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Dramatic changes of the gut flora immediately after severe and sudden insults.

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Please use this identifier to cite or link to this item:http://hdl.handle.net/2115/47221

Title: Dramatic changes of the gut flora immediately after severe and sudden insults.
Authors: Hayakawa, Mineji Browse this author
Asahara, Takashi Browse this author
Henzan, Naomi Browse this author
Murakami, Hiromoto Browse this author
Yamamoto, Hiroshi Browse this author
Mukai, Nobutaka Browse this author
Minami, Yousuke Browse this author
Sugano, Masahiro Browse this author
Kubota, Nobuhiko Browse this author
Uegaki, Shinji Browse this author
Kamoshida, Hisako Browse this author
Sawamura, Atsushi Browse this author
Nomoto, Koji Browse this author
Gando, Satoshi Browse this author
Keywords: Critical illness
Bacterial translocation
Short-chain fatty acid
Probiotics
Prebiotics
Synbiotics
Issue Date: Aug-2011
Journal Title: Digestive diseases and sciences
Volume: 56
Issue: 8
Start Page: 2361
End Page: 2365
Publisher DOI: 10.1007/s10620-011-1649-3
PMID: 21384123
Abstract: Background The gut flora is crucially involved in host homeostasis. However, the changes in the gut flora during the early phase of a critical illness are unknown. Aims We investigated the changes in the gut flora at an early phase of severe insult in critically ill patients. Methods Fifteen patients who experienced a sudden and severe insult were studied, along with 12 healthy volunteers as the control group. Fecal samples were acquired from the subjects by swabs of the rectum within 6 h after admission to the emergency room (day 0). Samples were serially collected from patients until day 14. Samples were also collected from control subjects. Results On day 0, total bacterial counts were decreased to one-thousandth the number of the control subjects, in particular, obligate anaerobes and Lactobacillus were significantly decreased. In addition, on day 0, the major shortchain fatty acids of the patients were significantly lower than those of the control subjects. The gut flora and the concentrations of major short-chain fatty acids did not recover to normal levels. In contrast, Enterococcus and Pseudomonas increased during the study period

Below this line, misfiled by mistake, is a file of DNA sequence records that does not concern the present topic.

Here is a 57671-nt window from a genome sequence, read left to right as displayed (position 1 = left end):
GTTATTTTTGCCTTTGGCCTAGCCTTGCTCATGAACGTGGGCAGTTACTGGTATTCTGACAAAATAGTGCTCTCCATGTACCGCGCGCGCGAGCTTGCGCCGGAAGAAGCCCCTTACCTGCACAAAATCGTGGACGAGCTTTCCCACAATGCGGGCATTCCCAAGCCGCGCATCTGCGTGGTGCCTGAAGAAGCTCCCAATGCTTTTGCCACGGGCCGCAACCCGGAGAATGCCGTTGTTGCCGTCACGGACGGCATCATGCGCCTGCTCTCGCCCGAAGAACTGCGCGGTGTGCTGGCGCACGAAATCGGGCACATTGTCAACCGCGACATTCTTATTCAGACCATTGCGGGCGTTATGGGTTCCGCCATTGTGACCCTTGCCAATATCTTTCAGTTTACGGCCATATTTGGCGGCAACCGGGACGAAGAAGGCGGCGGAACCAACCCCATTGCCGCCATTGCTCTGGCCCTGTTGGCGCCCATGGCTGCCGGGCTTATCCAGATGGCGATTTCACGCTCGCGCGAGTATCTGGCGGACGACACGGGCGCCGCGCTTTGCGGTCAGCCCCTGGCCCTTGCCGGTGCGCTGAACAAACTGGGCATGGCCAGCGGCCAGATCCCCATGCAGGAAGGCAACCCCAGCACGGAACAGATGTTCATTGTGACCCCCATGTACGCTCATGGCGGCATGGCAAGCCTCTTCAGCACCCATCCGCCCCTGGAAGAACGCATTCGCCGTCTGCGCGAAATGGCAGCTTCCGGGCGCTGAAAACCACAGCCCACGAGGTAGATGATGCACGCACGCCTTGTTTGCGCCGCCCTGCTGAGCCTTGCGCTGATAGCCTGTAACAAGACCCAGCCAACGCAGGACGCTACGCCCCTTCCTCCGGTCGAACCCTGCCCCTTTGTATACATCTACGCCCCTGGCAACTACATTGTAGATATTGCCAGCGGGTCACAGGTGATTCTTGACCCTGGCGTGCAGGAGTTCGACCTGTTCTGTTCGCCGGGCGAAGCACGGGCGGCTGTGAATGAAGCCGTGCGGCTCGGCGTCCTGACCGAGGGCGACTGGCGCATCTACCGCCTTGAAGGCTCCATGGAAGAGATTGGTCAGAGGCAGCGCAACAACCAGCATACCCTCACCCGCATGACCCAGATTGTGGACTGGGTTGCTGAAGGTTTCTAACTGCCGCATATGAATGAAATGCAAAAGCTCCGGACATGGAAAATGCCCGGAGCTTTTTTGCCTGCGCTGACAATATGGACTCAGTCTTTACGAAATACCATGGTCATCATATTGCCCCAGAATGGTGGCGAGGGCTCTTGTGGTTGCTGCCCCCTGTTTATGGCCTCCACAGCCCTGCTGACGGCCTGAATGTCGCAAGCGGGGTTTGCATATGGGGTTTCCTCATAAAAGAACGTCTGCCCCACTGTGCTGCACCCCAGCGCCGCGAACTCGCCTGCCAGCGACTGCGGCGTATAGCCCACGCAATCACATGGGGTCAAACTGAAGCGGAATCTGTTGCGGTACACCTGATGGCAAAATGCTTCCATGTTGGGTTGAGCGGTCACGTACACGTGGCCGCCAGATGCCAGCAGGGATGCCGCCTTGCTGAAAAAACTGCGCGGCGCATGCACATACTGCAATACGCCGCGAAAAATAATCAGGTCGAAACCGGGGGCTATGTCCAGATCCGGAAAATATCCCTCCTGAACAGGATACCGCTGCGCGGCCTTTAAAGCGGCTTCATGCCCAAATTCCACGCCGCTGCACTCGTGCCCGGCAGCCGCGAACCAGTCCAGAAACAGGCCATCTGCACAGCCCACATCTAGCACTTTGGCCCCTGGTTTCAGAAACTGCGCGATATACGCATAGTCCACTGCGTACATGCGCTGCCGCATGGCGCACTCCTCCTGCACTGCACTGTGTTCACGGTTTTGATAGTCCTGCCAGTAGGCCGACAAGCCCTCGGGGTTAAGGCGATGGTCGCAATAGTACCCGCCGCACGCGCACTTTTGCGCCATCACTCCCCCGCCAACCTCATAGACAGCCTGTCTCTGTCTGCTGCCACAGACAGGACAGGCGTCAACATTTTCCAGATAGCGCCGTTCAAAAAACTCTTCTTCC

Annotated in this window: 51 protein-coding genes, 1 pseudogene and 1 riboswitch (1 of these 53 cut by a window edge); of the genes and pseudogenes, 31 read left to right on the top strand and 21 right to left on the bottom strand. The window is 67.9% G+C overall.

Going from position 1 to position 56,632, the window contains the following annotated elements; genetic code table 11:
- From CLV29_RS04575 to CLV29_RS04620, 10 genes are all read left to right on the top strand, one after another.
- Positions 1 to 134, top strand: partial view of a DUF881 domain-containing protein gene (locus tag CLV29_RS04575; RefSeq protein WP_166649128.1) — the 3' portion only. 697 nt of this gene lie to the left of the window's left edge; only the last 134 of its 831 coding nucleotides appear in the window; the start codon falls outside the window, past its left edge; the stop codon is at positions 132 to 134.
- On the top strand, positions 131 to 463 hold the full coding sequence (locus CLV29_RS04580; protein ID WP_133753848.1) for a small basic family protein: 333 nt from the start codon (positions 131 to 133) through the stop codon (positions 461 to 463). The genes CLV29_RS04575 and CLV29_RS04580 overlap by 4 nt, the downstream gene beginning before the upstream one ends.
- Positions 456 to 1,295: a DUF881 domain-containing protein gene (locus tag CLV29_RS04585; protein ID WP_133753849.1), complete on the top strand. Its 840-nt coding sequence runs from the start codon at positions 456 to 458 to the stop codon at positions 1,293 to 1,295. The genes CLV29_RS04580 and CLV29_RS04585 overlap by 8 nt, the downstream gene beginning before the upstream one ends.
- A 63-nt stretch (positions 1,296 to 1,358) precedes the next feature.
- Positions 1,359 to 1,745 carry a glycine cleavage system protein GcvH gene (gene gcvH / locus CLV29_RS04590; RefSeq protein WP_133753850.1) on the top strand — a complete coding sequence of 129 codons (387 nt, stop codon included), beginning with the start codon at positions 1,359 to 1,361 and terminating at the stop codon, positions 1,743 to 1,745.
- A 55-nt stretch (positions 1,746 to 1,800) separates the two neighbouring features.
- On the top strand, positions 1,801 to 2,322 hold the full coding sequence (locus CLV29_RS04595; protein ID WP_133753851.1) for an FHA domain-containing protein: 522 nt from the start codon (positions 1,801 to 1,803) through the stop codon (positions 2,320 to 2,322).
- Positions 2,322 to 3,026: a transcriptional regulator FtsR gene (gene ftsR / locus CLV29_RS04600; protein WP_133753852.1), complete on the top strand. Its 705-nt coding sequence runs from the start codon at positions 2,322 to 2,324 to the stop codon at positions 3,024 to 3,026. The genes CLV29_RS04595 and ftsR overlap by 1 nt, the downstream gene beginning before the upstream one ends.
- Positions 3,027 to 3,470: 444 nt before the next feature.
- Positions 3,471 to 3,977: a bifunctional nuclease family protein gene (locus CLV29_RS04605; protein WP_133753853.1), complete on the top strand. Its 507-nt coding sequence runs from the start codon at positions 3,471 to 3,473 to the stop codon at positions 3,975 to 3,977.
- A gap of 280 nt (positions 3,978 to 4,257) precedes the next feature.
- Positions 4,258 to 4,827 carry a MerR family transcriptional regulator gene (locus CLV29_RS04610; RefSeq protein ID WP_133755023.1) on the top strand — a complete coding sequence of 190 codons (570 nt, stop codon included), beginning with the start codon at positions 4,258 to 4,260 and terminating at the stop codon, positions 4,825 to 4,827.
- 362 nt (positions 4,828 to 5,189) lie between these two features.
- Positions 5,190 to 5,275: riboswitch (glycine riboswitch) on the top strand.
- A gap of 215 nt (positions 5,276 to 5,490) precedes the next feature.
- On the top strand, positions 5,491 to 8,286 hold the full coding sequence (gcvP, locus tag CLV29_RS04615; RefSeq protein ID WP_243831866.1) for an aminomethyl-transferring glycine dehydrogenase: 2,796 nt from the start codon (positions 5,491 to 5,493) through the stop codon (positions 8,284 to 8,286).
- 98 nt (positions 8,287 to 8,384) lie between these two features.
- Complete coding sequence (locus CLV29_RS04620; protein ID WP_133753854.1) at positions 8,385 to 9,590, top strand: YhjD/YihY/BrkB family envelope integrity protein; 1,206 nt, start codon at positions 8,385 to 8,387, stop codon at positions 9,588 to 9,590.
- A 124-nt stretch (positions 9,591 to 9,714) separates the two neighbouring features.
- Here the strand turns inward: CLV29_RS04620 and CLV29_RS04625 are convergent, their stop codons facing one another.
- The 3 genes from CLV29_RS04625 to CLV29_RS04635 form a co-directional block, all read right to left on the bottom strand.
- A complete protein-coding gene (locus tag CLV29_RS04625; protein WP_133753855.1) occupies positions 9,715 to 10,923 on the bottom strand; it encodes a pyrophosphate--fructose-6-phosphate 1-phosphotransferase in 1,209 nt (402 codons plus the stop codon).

Rights: The original publication is available at springerlink.com
Type: article (author version)
URI: http://hdl.handle.net/2115/47221
Appears in Collections:北海道大学病院 (Hokkaido University Hospital) > 雑誌発表論文等 (Peer-reviewed Journal Articles, etc)

Submitter: 早川 峰司

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